From Czerny's death until the end of the 20th century there was a predominance of negative views about his work. Robert Schumann in the Neue Zeitschrift für Musik (New Musical Gazette), said of Czerny's op. 424: "It would be difficult to find a failure of imagination greater than that of Czerny." Liszt included several Czerny compositions in his repertoire and also dedicated his twelve Transcendental Études to Czerny. He also collaborated with Czerny on the Hexaméron. However, even Liszt had an unfavorable opinion about Czerny's music. In a letter written to Otto Jahn on October 30, 1852, Liszt regrets Czerny not having composed other works such as the Piano Sonata in A-flat major, Op. 7:"It is only a pity that, by a too super-abundant productiveness, he has necessarily weakened himself, and has not gone on further on the road of his first Sonata (Op. 7, A-flat major) and of other works of that period, which I rate very highly, as compositions of importance, beautifully formed and having the noblest tendency."[11]In "Men, Women and Pianos" (New York: Simon and Schuster, 1954), Arthur Loesser, an American classical pianist and writer, describes Czerny's music as "without depth, intensity, or wit, but always smooth and pretty and rather ear-tickling when played fast ... endless variety of patterns and endless monotony of import."

A more positive view was stated by musicians such as Anton Kuerti[12] and Leon Botstein.[13] Johannes Brahms wrote about Czerny to Clara Schumann in a letter of March 1878: "In fact I think that people today ought to have more respect for this excellent man"[9][10] Igor Stravinsky wrote in Chronique de ma vie (ISBN 2207251772, ISBN 978-2207251775) about his admiration for Czerny also as a composer: "As to Czerny, I have been appreciating the full-blooded musician in him more than the remarkable pedagogue"

Homages and tributes[edit]

  • In Vienna, in the 20th district Brigittenau, in 1907, a street was named Karl-Czerny-Strasse (with "k").
  • In 1915 Claude Debussy composed his 12 Études for piano (L 136). The first is a homage to Czerny: "pour les cinq doigts d'après Monsieur Czerny" (for the five fingers after Monsieur Czerny).
  • Czerny received a star in the Hall of Fame in Vienna's Kärntner Strasse.
  • The world's 1st Carl Czerny Music Festival and International Symposium took place from June 13–26, 2002 in Edmonton, Alberta, Canada.
  • "Carl Czerny: Composer, Pianist, Pedagogue", an exhibition by the Gesellschaft der Musikfreunde in Wien im Berliner Musikinstrumenten-Museum took place from 19 October 2007 to 26 January 2008 in Berlin, Germany.[14]


  1. ^ a b c d Grove's Dictionary of Music and Musicians, 5th ed. 1954, Eric Blom ed.
  2. ^ Alexander Wheelock Thayer, Thayer's Life of Beethoven Part 1, edited by Elliott Forbes. Princeton, New Jersey Princeton University Press, 1992 pp. 225–228.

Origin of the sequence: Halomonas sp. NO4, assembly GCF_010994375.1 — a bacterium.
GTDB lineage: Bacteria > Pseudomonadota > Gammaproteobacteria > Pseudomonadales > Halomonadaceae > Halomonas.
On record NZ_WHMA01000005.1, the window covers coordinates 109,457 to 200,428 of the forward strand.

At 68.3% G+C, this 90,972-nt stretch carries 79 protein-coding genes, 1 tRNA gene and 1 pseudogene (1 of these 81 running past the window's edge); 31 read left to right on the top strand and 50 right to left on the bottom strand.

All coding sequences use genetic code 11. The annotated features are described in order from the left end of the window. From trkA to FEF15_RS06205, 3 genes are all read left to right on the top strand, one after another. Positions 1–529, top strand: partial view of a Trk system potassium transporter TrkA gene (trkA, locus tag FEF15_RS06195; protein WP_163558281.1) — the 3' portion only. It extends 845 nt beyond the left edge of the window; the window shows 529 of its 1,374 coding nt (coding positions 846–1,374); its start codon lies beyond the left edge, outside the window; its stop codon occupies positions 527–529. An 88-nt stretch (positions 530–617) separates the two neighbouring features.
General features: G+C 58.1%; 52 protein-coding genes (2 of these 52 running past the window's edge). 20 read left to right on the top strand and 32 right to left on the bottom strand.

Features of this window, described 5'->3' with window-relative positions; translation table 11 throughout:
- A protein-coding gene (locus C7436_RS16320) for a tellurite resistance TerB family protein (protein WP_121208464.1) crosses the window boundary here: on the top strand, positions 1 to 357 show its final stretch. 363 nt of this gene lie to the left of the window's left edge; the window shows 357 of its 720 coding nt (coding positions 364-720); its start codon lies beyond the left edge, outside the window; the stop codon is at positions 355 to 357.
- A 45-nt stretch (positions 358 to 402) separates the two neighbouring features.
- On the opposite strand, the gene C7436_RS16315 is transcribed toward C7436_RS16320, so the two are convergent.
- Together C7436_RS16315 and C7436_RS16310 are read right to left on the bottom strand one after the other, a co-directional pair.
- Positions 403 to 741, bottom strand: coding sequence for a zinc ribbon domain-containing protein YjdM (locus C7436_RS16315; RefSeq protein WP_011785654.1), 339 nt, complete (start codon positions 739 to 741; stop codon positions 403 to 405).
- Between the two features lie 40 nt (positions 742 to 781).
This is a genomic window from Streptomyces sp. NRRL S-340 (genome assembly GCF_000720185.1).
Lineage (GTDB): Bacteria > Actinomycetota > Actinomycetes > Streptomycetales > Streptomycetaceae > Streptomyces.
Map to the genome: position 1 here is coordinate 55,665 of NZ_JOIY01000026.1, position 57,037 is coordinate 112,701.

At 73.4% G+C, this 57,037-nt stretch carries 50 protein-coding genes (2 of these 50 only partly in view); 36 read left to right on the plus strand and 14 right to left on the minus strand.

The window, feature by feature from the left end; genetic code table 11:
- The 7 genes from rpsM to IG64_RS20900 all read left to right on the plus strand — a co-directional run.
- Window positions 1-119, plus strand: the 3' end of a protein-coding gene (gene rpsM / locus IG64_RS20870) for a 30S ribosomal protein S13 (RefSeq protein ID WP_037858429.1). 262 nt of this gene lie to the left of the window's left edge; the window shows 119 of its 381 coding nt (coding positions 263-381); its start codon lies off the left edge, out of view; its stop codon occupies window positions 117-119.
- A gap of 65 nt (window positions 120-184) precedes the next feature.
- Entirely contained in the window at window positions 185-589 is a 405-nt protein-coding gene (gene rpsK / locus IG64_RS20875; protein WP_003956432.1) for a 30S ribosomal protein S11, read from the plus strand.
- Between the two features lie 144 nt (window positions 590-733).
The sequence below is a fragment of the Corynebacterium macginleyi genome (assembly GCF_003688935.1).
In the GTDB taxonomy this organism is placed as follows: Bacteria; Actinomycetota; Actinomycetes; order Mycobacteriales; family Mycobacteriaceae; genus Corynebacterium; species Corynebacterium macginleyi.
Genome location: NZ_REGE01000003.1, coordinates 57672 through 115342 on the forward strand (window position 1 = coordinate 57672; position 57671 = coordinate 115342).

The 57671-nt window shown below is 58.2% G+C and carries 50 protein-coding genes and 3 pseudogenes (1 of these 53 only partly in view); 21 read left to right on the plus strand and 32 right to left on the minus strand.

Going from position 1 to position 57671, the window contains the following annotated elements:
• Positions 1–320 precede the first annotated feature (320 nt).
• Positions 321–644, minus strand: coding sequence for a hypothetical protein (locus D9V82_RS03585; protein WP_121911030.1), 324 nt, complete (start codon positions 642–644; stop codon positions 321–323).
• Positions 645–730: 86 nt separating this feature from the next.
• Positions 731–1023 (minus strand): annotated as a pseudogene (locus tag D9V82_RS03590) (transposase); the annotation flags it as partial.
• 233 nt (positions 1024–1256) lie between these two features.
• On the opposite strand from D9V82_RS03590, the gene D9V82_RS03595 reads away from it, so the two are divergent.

3. ^ The original manuscript is in the archives of the Gesellschaft der Musikfreunde, and the translation used here is from "Beethoven, Impressions of Contemporaries", New York, 1926.
  4. ^ a b Czerny, Carl (ca. 1860) "Erinnerungen aus meinem Leben" mit Anmerkungen versehen von Walter Kolneder.
  5. ^ a b Ingrid Jacobson Clarfield, Carl Czerny, Charles-Louis Hanon, 2001. Burgmuller, Czerny & Hanon – Piano Studies Selected for Technique and Musicality, Alfred Music Publishing, USA. ISBN 0-7390-2030-7, ISBN 978-0-7390-2030-2
  6. ^ Bertoglio, Chiara (2012). Instructive Editions and Piano Performance Practice: A Case Study. Saarbrücken: Lambert Academic Publishing. ISBN 978-3-8473-2151-4
  7. ^ The famous US music magazine The Etude, founded by Theodore Presser (1848–1925) at Lynchburg, Virginia and published from October 1883 until 1957, presented in its issue of April 1927 an illustration showing how Czerny should be considered the father of modern pianistic technique, and the basis of an entire generation of pianists that extends to the present day. The Etude
  8. ^ Britannica, Carl Czerny
  9. ^ a b Letters of Clara Schumann and Johannes Brahms, ed. Berthold Litzmann, 2 vols. New York: Longamnn, Green, 1927; rep., New York: Vienna House, 1973
  10. ^ a b "Performance Practices in Classic Piano Music: Their Principles and Applications" by Sandra P. Rosenblum
  11. ^ a b Autograph in the Liszt archives of the Musik-Verein in Vienna.
  12. ^ Carl Czerny: In the Shadow of Beethoven, Magazine article from Queen's Quarterly, Vol. 104, No. 3
  13. ^ Leon Botstein, Musical Director American Symphony Beethovens pupil
  14. ^ Download the program, (German); accessed 22 August 2014.

External links[edit]